The Guangxi School Turning Snail Rice Noodles Into Escar-Gold
Welcome to river snail rice noodle school.
The Liuzhou Vocational and Technical College in Guangxi Zhuang Autonomous Region has become the first school in China to offer a course aimed at raising the standards and profile of the southern region’s signature dish. In an announcement Friday, the school said a dedicated department is offering river snail rice noodle-related degree programs and plans to enroll 500 students who will presumably go on to graduate as luosifen experts.
“Since the announcement, we’ve received constant phone calls from students interested in the course,” a publicity officer from the college told Sixth Tone on Tuesday. She added that the school plans to have seven related majors including food inspection, digital marketing, and logistics management, among others.
“Luosifen is our city’s calling card,” said the publicity officer, who declined to give her name. “We don’t train people with cooking skills, but with skills related to the industry’s development.”
River snail rice noodles — known as luosifen in Chinese — is one of southern China’s speciality dishes, originating in the city of Liuzhou. Cooked with pork ribs and river snails, the noodle dish is typically topped with fried peanuts, black fungus, fried tofu skins, and pickled bamboo shoots.
The product is served as a soupy noodle dish that’s almost equal parts spicy, savory, and sour. And of course there’s luosifen’s distinctive aroma, which some describe as mouthwatering, others as simply stinky.
Usually sold at the mom-and-pop stalls in Liuzhou’s night markets, river snail rice noodles has emerged as one of the trendiest foods in China, with connoisseurs of Chinese cuisine raving about the old dish’s newfound glory on Chinese social media.
According to industry analysts, the sudden surge in popularity of luosifen goes back to a 2012 episode of the popular culinary show “A Bite of China” that featured the southern delicacy. The combination of the dish’s distinct flavor, taste, and smell also may have contributed to its elevated profile, as might luosifen-flavored instant noodle products becoming more popular in recent years.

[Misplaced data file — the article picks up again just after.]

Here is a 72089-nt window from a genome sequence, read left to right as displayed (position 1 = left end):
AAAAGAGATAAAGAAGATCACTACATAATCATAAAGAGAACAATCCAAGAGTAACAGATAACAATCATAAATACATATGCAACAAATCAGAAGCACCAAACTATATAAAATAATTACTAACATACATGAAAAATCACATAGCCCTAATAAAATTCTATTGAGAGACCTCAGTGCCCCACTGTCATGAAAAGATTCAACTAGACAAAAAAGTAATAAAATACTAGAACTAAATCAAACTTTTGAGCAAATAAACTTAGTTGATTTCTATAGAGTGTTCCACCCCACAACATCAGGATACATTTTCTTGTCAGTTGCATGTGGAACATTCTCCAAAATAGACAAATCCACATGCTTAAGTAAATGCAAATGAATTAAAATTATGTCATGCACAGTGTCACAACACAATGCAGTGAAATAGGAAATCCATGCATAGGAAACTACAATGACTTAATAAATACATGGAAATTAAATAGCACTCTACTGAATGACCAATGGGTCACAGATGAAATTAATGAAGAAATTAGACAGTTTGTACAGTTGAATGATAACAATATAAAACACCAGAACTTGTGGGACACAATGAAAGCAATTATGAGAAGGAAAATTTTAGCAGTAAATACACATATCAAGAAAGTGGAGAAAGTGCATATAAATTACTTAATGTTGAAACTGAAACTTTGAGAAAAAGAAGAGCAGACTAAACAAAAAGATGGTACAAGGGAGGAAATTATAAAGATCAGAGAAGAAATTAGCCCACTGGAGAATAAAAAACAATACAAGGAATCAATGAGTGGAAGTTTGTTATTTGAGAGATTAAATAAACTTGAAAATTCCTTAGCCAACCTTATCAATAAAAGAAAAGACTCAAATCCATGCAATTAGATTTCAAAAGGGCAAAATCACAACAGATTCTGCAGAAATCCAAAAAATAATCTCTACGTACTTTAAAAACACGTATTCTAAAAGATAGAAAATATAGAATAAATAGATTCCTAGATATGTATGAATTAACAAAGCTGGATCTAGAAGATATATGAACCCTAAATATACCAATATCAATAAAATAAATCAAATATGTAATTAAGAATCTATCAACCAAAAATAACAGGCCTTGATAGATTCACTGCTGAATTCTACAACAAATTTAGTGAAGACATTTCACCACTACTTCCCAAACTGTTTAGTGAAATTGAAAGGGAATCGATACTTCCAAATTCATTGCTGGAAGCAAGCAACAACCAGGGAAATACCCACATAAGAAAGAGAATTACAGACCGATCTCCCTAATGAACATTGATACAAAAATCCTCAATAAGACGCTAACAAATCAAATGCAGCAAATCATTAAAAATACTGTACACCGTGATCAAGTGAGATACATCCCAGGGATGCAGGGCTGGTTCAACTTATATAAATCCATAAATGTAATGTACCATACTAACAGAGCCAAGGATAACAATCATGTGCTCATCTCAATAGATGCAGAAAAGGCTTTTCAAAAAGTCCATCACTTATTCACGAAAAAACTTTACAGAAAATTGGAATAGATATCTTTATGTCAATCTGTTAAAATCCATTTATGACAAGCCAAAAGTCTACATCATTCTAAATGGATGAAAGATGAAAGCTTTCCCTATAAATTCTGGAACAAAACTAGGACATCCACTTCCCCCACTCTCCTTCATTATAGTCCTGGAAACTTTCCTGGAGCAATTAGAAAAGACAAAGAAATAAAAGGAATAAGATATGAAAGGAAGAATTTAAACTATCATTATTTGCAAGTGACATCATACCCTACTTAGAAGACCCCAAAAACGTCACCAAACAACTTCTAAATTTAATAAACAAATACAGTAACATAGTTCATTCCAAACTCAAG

Today, food bloggers and vloggers document every bowl down to the last bite, giving added visibility to the once-humble dish. River snail rice noodles is now a staple of social media platforms, with millions of related photos posted online.
“I just love luosifen so much, I think I was luosifen in my past life,” one user wrote on microblogging platform Weibo, using a corresponding hashtag that has been viewed over 730 million times. “Luosifen is really magical,” wrote another. “I just realized I’ve eaten it four days in a row.”
There’s even a dedicated luosifen fan group with over 40,000 members on social platform Douban. The forum site has become a place where river snail rice noodle enthusiasts gather to discuss their favorite brand, share special recipes, and post photos from their pilgrimages to Liuzhou, the dish’s birthplace.
Becoming a nationally beloved dish has presented perks for the companies that produce it, too.
In 2019, sales of instant river snail rice noodle packages exceeded 6 billion yuan ($845 million). Luosifen sales have also seen an average annual growth rate of 86% over five years, while sales in restaurants have surged by 12% annually over the same span, according to China News Service. Meanwhile, 28 million packages of luosifen were sold last year on Taobao, becoming the online marketplace’s most popular item in the “Chinese regional speciality snack” category.
The local government of Liuzhou has also stepped in to boost the dish’s popularity nationally, offering subsidies and bonuses for luosifen manufacturers that sell at least 50 million yuan worth of noodles annually. City officials were so enthusiastic about promoting their home product that last month they arranged for the local commerce bureau director to host a livestream dedicated entirely to luosifen.
Editor: Bibek Bhandari.
(Header image: Liu Jialiang/IC)